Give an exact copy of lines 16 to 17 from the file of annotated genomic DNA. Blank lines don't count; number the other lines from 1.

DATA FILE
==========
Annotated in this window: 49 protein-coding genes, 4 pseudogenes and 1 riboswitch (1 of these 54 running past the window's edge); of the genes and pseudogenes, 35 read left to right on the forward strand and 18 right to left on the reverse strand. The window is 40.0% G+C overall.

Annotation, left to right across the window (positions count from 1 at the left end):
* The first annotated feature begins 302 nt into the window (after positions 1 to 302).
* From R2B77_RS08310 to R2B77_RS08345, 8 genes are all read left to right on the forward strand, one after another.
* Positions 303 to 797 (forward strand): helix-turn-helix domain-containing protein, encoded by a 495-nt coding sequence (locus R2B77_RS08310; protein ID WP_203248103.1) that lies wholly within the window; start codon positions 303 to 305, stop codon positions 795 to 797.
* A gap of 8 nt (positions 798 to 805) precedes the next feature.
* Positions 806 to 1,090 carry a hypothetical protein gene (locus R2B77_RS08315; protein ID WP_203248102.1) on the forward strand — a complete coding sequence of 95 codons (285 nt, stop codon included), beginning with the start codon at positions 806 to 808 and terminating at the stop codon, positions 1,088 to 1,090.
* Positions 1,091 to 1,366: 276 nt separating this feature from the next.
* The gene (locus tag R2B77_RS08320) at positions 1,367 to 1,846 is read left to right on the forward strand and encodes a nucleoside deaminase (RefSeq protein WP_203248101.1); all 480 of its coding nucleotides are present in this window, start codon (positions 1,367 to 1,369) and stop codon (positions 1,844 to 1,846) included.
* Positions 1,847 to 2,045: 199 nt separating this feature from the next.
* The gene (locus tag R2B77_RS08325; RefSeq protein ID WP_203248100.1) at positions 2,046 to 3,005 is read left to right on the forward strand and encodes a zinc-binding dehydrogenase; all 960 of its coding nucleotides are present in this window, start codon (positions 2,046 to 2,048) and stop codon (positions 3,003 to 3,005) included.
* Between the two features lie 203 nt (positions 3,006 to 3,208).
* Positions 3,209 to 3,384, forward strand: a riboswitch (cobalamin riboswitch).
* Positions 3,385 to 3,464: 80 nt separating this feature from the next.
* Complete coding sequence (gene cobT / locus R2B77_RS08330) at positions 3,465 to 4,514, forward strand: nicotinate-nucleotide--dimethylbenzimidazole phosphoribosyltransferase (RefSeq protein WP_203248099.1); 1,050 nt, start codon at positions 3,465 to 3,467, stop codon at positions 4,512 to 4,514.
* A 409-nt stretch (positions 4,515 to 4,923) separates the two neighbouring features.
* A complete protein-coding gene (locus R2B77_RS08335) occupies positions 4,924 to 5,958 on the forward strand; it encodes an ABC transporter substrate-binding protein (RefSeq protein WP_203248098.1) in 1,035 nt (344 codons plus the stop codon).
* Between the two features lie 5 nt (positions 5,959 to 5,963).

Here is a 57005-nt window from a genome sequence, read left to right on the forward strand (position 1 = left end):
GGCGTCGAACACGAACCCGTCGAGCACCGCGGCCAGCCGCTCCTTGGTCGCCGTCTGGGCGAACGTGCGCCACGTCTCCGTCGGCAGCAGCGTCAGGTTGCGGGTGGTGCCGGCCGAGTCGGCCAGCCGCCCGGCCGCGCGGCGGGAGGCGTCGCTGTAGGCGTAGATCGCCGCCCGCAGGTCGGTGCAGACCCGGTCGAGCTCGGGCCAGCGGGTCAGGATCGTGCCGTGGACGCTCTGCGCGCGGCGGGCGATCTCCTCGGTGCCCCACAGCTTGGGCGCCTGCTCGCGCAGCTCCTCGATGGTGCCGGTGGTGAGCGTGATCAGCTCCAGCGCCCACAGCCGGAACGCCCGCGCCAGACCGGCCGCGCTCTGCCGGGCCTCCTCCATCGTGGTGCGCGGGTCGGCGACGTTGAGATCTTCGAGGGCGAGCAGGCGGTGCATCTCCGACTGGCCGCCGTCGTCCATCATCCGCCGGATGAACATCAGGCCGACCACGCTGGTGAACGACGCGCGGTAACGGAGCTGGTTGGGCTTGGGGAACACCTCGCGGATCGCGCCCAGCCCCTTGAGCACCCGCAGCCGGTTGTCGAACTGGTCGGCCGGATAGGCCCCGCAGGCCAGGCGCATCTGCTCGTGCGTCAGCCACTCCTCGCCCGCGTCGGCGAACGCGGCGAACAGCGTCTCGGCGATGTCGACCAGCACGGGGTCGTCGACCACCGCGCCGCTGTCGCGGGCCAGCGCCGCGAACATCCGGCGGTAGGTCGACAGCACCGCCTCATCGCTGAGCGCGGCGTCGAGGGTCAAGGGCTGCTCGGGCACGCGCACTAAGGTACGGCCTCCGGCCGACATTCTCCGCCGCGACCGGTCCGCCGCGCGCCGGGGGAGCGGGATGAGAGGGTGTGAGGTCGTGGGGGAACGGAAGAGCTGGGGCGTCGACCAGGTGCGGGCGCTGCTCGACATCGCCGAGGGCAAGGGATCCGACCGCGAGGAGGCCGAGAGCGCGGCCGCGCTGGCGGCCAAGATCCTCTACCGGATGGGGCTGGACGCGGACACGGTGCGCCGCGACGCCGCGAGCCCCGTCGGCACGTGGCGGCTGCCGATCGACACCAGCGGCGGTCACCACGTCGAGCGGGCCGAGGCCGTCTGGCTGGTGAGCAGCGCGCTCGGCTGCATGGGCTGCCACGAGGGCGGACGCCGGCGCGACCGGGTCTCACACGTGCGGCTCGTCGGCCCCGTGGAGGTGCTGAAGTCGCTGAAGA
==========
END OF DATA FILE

* A 409-nt stretch (positions 4,515 to 4,923) separates the two neighbouring features.
* A complete protein-coding gene (locus R2B77_RS08335) occupies positions 4,924 to 5,958 on the forward strand; it encodes an ABC transporter substrate-binding protein (RefSeq protein WP_203248098.1) in 1,035 nt (344 codons plus the stop codon).